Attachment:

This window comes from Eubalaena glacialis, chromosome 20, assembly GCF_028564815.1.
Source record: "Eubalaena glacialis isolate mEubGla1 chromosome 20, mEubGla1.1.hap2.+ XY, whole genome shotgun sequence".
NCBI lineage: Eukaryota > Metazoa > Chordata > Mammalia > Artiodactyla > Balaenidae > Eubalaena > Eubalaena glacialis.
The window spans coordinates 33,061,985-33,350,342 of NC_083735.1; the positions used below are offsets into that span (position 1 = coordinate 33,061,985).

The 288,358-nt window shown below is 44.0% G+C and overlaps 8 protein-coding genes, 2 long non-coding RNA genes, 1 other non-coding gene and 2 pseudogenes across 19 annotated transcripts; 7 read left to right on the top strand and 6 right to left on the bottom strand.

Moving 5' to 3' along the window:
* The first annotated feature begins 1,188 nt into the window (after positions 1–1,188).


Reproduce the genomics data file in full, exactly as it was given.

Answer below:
This window comes from Eubalaena glacialis, chromosome 20, assembly GCF_028564815.1.
Source record: "Eubalaena glacialis isolate mEubGla1 chromosome 20, mEubGla1.1.hap2.+ XY, whole genome shotgun sequence".
NCBI lineage: Eukaryota > Metazoa > Chordata > Mammalia > Artiodactyla > Balaenidae > Eubalaena > Eubalaena glacialis.
The window spans coordinates 33,061,985-33,350,342 of NC_083735.1; the positions used below are offsets into that span (position 1 = coordinate 33,061,985).

The 288,358-nt window shown below is 44.0% G+C and overlaps 8 protein-coding genes, 2 long non-coding RNA genes, 1 other non-coding gene and 2 pseudogenes across 19 annotated transcripts; 7 read left to right on the top strand and 6 right to left on the bottom strand.

Moving 5' to 3' along the window:
* The first annotated feature begins 1,188 nt into the window (after positions 1–1,188).